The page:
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    Rome: A Cultural, Visual, and Personal History (Paperback) By (author) Robert Hughes

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    DescriptionFrom Robert Hughes, one of the greatest art and cultural critics of our time, comes a sprawling, comprehensive, and deeply personal history of Rome--as a city, as an empire, and as an origin of Western art and civilization. Starting on a personal note, Hughes takes us to the Rome he first encountered as a hungry twenty-one-year-old fresh from Australia in 1959. From there, he goes back more than two thousand years to the city's foundation, one mired in mythologies and superstitions that would inform Rome's development for centuries. He explores in rich detail the formation of empire, the rise of early Christianity, the Crusades, the Renaissance, and takes us up to the present, through the rise and fall of Mussolini's fascism. Equal parts idolizing, blasphemous, outraged, and awestruck, "Rome" is a portrait of the Eternal City as only Robert Hughes could paint it.

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  • Full bibliographic data for Rome

    A Cultural, Visual, and Personal History
    Authors and contributors
    By (author) Robert Hughes
    Physical properties
    Format: Paperback
    Number of pages: 498
    Width: 132 mm
    Height: 201 mm
    Thickness: 33 mm
    Weight: 522 g
    ISBN 13: 9780375711688
    ISBN 10: 0375711686

    Warengruppen-Systematik des deutschen Buchhandels: 25500
    B&T Merchandise Category: GEN
    B&T Book Type: NF
    Nielsen BookScan Product Class 3: T5.2
    BIC E4L: HIS
    BIC geographical qualifier V2: 1DST
    BIC subject category V2: HBJD, AC
    Libri: I-HP
    Ingram Theme: CULT/ITALY
    Ingram Subject Code: HP
    B&T General Subject: 431
    B&T Modifier: Geographic Designator: 22
    DC21: 945.632
    B&T Approval Code: A15202040
    BISAC V2.8: HIS020000, HIS010020, ART015030
    B&T Approval Code: A14625400
    LC subject heading: ,
    DC22: 945.632
    LC subject heading:
    DC22: 945.6/32
    Thema V1.0: AGA, NHD
    LC classification: DG808 .H84 2012
    Thema geographical qualifier V1.0: 1D, 1DST
    Edition statement
    Illustrations note
    colour illustrations, colour illustrations
    Random House USA Inc
    Imprint name
    Random House Inc
    Publication date
    30 October 2012
    Publication City/Country
    New York
    Author Information
    Robert Hughes was born in Australia in 1938. Beginning in 1970 he lived and worked in the United States, where until 2001 he was chief art critic for "Time." His books include "The Shock of the New, The Fatal Shore, Nothing If Not Critical, Barcelona, Goya, "and "Things I Didn't Know." He was the recipient of numerous awards and prizes for his work. Hughes died in 2012.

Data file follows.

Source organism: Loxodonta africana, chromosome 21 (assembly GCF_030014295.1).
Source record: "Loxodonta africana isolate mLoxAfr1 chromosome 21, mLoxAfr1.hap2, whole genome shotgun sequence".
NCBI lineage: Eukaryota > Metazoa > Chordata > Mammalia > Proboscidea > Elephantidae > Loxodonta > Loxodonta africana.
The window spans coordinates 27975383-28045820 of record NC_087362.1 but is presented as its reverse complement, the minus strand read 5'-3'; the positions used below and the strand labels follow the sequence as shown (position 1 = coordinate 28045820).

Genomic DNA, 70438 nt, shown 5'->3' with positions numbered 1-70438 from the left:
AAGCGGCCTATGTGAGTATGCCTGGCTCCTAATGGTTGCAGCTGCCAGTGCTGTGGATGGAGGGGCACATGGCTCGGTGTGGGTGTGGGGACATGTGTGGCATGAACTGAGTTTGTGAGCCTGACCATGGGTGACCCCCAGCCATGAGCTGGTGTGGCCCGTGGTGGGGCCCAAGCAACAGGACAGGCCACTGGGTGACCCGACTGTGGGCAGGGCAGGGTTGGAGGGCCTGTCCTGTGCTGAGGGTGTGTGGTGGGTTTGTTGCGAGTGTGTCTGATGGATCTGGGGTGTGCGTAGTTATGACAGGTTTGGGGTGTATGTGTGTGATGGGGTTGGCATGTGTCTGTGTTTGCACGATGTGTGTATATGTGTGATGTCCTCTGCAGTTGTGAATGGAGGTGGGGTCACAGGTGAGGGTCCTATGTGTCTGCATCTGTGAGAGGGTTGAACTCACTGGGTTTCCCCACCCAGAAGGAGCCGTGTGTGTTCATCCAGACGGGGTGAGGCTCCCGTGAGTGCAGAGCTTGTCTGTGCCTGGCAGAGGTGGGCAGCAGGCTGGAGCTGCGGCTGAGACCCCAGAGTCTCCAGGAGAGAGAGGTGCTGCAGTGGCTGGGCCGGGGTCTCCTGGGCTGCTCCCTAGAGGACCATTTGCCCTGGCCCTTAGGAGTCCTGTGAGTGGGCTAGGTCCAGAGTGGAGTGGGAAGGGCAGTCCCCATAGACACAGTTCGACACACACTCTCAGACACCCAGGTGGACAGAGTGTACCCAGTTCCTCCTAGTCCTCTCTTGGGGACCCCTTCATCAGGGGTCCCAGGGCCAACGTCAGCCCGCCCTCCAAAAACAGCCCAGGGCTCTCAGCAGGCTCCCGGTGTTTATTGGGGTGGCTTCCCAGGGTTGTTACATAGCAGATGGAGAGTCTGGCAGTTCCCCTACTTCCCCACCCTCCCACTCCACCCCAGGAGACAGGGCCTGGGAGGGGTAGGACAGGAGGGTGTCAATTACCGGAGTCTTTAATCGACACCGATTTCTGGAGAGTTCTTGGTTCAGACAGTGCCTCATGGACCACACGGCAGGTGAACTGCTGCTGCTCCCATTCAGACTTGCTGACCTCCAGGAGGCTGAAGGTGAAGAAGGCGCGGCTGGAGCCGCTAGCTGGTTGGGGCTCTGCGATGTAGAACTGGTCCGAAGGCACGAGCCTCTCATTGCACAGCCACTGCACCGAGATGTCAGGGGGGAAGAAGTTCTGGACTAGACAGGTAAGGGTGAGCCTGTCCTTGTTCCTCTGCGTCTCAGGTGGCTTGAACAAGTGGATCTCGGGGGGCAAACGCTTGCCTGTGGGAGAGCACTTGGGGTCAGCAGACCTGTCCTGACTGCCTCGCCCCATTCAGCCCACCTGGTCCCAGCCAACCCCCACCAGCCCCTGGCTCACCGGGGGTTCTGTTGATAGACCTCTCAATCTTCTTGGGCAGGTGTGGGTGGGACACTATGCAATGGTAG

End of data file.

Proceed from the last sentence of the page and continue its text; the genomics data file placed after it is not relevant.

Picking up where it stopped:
Review quote
    "Engrossing, passionately written. . . . A guided tour through the city in its many incarnations." --"The New York Times" "Exhilarating. . . . History as portrait gallery . . . painted with unforgettable sharpness. . . . This is vintage Hughes." --Simon Schama, "Newsweek" "Ambitious, [a] panoramic paean. . . . Reading ["Rome"] is like being taken around the Eternal City . . . by an entertaining, erudite, opinionated acquaintance with a gift for storytelling." --Francine Prose, "The New York Times Book Review " "Sweeping. . . . [A] feast of information, opinion and fascinating detail. . . . With typical bravado, wit and rage, he puts art and architecture in sharp social, political, religious and historical context." --"Los Angeles Times " "Eloquent. . . . An original, persuasive take on the Eternal City." --"The New York Review of Books" " " "Vigorous. . . . Razor-sharp. . . . An indelible portrait of a city in love with spectacle and power. . . . Although [Hughes'] book is a biography of Rome, it is also an acutely written historical essay informed by his wide-ranging knowledge of art, architecture and classical literature, and a thought-provoking meditation on how gifted artists...and powerful politicians and church leaders ...can reshape the map and mood of a city." --"The New York Times" "Ever since Livy dipped his quill and Gibbon marked his proofs, histories of Rome have been a dime a dozen. But there is only one Robert Hughes. . . . Reading his strenuous, argumentative, vitally impassioned prose you are reminded just how insipid, prim, and nervously conventional most history and art history writing is. . . . So although the ostensible subject of his book is the Eternal City, the real "tour d'horizon" it offers is a walking tour of the hard-structured, brightly lit, and capacious expanse that is the Hughes brain." --"Newsweek" " " "Hughes has a taste for big subjects. . . all intricately rooted in formativ